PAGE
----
9        Legal advice sought by the Council indicates that Council would need the Trust’s consent to proceed with the Statement of Proposal. The Trust have indicated that they are not willing to give consent. Staff have also approached the Trust and asked if it would give consent if Council committed to a number of factors, such as providing clear signage, patrols, bag dispensers, or improved fencing at the Arboretum. The Trust was still not willing to give consent.

Submissions Received

10      During the consultation period, Council staff received 25 submissions on the proposed amendment (see Attachment C). Seventeen of the submissions supported the proposal and eight were opposed.

11      The people who supported the submission gave a number of reasons for their support, including:

·    There is no other appropriate place to let a dog safety run free in Otautau, and that the Arboretum would be a nice safe place

·    That the proposal would allow for people to exercise their dogs, while still leaving space in the eastern side of the Arboretum for other people to use, without being subject to free-roaming dogs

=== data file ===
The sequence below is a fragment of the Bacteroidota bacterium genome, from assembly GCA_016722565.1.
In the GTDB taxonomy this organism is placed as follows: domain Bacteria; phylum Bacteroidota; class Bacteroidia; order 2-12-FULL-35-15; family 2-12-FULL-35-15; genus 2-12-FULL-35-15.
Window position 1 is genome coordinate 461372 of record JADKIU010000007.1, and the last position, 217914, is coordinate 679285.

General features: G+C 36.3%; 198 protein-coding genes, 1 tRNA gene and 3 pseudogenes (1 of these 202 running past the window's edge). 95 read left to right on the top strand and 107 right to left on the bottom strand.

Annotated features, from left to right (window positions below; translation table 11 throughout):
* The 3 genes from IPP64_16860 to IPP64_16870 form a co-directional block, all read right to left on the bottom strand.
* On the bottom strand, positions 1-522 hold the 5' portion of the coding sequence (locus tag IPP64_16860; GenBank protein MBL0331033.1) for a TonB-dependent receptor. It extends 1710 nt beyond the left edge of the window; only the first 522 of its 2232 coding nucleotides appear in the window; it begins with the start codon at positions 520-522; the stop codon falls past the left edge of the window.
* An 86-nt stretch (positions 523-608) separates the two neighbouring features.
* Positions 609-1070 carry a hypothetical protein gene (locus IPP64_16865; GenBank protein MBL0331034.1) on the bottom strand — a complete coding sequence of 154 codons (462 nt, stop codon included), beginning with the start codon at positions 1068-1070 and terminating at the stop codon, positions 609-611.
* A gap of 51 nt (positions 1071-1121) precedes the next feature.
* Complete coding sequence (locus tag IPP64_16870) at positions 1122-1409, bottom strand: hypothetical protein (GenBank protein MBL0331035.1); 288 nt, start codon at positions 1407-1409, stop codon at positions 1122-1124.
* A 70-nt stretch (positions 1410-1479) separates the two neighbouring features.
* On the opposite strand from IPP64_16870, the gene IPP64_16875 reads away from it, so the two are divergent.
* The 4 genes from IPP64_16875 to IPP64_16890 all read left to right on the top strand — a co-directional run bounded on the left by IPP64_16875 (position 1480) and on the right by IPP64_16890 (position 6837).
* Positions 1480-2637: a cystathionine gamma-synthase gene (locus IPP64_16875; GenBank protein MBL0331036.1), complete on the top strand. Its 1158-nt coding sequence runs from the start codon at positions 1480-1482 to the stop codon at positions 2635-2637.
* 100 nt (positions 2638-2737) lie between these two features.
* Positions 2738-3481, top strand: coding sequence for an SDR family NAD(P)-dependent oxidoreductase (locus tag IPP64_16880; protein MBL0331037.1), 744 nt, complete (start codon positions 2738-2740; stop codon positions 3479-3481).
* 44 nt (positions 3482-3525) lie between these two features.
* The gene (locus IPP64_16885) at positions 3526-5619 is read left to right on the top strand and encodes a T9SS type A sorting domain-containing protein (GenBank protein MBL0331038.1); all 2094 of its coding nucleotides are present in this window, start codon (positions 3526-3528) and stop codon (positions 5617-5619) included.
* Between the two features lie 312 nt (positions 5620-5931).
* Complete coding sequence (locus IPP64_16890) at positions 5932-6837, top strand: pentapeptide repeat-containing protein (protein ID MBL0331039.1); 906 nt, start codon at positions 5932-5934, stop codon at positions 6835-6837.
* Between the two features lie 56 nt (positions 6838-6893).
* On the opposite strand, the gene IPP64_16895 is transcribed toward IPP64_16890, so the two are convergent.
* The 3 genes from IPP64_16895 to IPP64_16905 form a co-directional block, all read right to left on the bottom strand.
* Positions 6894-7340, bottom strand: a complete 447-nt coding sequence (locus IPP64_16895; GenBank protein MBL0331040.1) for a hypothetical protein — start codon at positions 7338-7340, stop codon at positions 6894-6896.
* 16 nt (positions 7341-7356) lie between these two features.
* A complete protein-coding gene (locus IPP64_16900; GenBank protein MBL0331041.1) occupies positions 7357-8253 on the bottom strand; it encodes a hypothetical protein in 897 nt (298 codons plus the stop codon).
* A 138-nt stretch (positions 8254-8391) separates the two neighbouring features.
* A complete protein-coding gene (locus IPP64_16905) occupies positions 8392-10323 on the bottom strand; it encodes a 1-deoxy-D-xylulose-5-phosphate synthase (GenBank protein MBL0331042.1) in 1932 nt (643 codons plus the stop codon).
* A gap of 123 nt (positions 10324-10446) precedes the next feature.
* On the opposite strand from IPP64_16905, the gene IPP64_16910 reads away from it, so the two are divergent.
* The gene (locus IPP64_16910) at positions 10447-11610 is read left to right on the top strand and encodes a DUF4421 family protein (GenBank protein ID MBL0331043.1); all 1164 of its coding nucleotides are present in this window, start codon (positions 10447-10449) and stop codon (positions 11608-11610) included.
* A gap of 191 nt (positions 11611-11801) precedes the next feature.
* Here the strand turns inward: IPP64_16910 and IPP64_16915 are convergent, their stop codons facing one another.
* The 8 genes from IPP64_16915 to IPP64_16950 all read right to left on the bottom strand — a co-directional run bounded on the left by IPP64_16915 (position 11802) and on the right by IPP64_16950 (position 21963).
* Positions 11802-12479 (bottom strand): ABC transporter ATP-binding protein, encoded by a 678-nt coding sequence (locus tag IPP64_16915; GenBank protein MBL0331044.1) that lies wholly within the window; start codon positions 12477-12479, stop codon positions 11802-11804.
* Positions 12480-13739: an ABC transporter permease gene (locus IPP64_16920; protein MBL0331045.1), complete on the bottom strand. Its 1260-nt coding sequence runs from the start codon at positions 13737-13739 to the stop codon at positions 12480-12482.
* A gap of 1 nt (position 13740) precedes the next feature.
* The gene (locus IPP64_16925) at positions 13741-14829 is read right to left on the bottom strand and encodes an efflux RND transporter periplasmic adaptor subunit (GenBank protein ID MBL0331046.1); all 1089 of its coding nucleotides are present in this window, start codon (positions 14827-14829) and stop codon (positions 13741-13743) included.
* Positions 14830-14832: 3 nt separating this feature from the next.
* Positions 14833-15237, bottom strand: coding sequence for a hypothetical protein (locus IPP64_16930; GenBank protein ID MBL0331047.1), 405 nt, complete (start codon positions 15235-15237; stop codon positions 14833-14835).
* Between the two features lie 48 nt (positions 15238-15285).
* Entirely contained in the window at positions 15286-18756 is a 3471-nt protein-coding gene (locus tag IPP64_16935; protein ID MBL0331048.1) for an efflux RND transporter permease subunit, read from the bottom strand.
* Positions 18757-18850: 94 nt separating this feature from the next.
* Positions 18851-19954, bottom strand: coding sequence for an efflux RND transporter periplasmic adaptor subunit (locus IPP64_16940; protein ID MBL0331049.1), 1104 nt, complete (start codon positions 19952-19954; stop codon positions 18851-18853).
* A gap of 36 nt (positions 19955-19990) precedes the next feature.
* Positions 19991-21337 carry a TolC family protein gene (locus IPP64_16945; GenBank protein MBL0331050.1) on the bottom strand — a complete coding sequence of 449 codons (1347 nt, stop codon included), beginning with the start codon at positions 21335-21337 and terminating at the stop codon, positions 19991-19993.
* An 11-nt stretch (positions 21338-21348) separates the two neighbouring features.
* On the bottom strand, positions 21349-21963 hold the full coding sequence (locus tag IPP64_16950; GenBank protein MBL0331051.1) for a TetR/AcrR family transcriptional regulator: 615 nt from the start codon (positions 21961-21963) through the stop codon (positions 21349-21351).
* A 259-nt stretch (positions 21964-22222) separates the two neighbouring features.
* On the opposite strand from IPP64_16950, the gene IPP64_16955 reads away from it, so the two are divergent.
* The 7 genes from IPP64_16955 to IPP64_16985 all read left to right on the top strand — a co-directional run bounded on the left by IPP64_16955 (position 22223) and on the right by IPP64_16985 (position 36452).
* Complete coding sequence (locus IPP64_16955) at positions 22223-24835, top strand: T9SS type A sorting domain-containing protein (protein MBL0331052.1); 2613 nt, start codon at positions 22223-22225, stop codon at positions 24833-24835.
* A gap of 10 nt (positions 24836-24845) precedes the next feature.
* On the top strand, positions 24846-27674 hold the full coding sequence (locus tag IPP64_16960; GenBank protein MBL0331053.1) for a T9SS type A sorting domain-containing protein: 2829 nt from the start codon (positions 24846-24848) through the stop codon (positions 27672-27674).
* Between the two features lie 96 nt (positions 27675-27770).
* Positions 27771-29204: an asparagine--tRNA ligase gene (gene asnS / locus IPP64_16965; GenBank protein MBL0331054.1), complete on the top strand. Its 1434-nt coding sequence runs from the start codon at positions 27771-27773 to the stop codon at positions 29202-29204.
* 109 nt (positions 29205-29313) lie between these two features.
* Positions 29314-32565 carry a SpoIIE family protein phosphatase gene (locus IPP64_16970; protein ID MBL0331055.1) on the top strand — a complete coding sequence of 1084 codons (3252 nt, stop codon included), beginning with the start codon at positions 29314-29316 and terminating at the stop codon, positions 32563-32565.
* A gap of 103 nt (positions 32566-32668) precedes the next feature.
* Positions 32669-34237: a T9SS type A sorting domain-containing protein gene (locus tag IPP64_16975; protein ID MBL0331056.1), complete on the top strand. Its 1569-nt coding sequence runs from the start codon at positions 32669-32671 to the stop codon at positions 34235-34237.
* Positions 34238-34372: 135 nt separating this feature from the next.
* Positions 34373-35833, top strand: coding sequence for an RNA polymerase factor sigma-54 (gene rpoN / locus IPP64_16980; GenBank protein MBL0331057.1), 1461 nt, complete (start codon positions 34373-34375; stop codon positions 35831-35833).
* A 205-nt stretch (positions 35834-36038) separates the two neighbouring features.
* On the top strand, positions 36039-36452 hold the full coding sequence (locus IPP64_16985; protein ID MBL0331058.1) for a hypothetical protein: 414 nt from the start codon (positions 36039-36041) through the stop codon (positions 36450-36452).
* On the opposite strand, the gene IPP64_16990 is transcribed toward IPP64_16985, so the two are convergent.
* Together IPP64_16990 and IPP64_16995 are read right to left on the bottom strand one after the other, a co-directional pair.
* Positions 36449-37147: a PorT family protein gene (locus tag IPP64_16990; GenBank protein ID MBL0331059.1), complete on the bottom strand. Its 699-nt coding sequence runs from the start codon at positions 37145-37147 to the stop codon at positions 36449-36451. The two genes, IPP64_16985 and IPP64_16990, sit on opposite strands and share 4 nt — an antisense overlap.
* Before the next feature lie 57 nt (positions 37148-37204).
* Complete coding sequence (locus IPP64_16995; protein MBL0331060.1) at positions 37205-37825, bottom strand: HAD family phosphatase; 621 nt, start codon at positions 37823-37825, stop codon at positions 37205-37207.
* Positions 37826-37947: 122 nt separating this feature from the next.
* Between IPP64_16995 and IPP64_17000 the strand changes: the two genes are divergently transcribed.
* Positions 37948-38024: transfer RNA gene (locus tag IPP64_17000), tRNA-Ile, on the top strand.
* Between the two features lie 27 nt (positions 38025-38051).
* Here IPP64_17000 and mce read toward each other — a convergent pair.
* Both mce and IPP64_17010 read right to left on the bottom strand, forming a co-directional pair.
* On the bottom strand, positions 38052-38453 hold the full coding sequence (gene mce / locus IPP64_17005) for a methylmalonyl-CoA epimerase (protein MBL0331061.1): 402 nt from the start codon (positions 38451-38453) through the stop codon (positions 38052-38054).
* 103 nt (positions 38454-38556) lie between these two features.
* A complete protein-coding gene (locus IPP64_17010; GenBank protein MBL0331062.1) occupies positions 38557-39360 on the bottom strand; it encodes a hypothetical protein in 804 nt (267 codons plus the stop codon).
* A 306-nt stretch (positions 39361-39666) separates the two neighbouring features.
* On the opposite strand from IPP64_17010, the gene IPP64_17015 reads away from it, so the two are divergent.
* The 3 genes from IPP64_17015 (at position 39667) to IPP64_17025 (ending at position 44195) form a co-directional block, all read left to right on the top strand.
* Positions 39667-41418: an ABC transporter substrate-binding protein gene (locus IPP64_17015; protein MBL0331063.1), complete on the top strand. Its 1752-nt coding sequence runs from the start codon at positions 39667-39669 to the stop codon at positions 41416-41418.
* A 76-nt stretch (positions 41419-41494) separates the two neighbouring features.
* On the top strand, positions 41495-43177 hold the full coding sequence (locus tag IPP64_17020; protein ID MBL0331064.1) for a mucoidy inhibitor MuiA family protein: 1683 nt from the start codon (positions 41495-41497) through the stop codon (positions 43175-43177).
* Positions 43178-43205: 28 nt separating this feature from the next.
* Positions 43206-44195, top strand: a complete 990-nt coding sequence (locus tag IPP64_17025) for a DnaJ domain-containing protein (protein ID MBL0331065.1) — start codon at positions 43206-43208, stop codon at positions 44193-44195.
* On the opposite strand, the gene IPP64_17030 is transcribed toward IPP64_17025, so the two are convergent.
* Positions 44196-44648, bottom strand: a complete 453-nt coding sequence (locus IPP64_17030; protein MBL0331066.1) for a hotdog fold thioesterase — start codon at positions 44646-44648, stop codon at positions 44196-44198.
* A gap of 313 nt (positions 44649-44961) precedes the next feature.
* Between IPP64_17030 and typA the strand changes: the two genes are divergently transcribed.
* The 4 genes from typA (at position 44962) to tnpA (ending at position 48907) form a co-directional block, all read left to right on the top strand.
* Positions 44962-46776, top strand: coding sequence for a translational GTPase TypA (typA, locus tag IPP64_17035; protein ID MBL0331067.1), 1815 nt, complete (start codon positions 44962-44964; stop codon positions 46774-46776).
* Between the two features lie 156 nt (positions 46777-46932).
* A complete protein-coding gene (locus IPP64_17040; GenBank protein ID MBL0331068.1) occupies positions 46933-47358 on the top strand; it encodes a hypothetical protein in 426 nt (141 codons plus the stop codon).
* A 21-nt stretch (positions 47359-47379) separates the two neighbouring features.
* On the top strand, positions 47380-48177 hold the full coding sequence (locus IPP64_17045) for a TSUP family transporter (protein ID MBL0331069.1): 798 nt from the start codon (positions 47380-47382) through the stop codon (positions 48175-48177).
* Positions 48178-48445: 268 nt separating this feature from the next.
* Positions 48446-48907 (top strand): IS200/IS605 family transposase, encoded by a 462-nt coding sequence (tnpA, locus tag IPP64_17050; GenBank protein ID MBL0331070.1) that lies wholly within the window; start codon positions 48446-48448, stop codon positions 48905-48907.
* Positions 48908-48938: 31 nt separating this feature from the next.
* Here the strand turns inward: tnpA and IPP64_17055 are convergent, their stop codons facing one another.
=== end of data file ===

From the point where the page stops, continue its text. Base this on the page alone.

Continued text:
·    That there are plenty of other places around Otautau where people can avoid dogs

·    That older people find it difficult to properly exercise their dog when it is on a leash, so a suitable off-leash area would be appreciated.

12      There were also a number of reasons raised as to why people did not support the proposed amendment, including:

·    That the Arboretum should remain a quiet and peaceful place to be enjoyed by all

·    That not all people like to be around dogs

·    That it would be more appropriate to have an off-leash area closer to the actual town

·    Concerns about dogs toileting in the Arboretum, and it not being cleaned up

·    That making part of the Arboretum an off-leash area may mean there is more of a threat to stock, through dog attacks or the spread of disease

·    That making part of the Arboretum off-leash area is not appropriate as it is a memorial